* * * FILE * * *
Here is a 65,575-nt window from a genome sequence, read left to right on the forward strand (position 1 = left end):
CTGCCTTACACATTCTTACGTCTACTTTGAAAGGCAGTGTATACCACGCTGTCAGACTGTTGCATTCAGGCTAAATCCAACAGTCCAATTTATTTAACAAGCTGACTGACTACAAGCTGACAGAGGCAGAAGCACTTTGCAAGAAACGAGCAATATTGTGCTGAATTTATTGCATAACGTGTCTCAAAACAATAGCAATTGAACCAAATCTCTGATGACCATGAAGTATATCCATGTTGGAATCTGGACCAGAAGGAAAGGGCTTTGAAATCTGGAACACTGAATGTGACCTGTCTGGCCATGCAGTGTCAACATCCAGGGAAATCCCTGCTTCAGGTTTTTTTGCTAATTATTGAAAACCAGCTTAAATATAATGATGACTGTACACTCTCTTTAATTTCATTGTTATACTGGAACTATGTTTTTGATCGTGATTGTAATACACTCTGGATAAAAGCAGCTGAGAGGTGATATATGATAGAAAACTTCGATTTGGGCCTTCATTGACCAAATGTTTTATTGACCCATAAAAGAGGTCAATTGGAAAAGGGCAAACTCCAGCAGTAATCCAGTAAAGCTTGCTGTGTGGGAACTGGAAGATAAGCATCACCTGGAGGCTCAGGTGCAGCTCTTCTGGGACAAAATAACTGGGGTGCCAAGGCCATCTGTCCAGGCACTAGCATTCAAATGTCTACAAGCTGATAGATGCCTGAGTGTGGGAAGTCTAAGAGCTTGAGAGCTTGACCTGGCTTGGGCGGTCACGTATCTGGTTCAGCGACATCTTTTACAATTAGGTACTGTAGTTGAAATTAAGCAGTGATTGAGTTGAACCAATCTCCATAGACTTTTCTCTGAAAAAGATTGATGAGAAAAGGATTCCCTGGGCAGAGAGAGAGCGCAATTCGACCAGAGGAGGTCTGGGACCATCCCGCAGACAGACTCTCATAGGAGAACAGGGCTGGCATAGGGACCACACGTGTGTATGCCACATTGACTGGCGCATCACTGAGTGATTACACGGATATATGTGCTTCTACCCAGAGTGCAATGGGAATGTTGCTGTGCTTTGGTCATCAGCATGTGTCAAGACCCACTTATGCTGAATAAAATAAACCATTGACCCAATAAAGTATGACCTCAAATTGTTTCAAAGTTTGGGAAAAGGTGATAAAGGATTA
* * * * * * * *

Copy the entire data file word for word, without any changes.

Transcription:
Here is a 65,575-nt window from a genome sequence, read left to right on the forward strand (position 1 = left end):
CTGCCTTACACATTCTTACGTCTACTTTGAAAGGCAGTGTATACCACGCTGTCAGACTGTTGCATTCAGGCTAAATCCAACAGTCCAATTTATTTAACAAGCTGACTGACTACAAGCTGACAGAGGCAGAAGCACTTTGCAAGAAACGAGCAATATTGTGCTGAATTTATTGCATAACGTGTCTCAAAACAATAGCAATTGAACCAAATCTCTGATGACCATGAAGTATATCCATGTTGGAATCTGGACCAGAAGGAAAGGGCTTTGAAATCTGGAACACTGAATGTGACCTGTCTGGCCATGCAGTGTCAACATCCAGGGAAATCCCTGCTTCAGGTTTTTTTGCTAATTATTGAAAACCAGCTTAAATATAATGATGACTGTACACTCTCTTTAATTTCATTGTTATACTGGAACTATGTTTTTGATCGTGATTGTAATACACTCTGGATAAAAGCAGCTGAGAGGTGATATATGATAGAAAACTTCGATTTGGGCCTTCATTGACCAAATGTTTTATTGACCCATAAAAGAGGTCAATTGGAAAAGGGCAAACTCCAGCAGTAATCCAGTAAAGCTTGCTGTGTGGGAACTGGAAGATAAGCATCACCTGGAGGCTCAGGTGCAGCTCTTCTGGGACAAAATAACTGGGGTGCCAAGGCCATCTGTCCAGGCACTAGCATTCAAATGTCTACAAGCTGATAGATGCCTGAGTGTGGGAAGTCTAAGAGCTTGAGAGCTTGACCTGGCTTGGGCGGTCACGTATCTGGTTCAGCGACATCTTTTACAATTAGGTACTGTAGTTGAAATTAAGCAGTGATTGAGTTGAACCAATCTCCATAGACTTTTCTCTGAAAAAGATTGATGAGAAAAGGATTCCCTGGGCAGAGAGAGAGCGCAATTCGACCAGAGGAGGTCTGGGACCATCCCGCAGACAGACTCTCATAGGAGAACAGGGCTGGCATAGGGACCACACGTGTGTATGCCACATTGACTGGCGCATCACTGAGTGATTACACGGATATATGTGCTTCTACCCAGAGTGCAATGGGAATGTTGCTGTGCTTTGGTCATCAGCATGTGTCAAGACCCACTTATGCTGAATAAAATAAACCATTGACCCAATAAAGTATGACCTCAAATTGTTTCAAAGTTTGGGAAAAGGTGATAAAGGATTA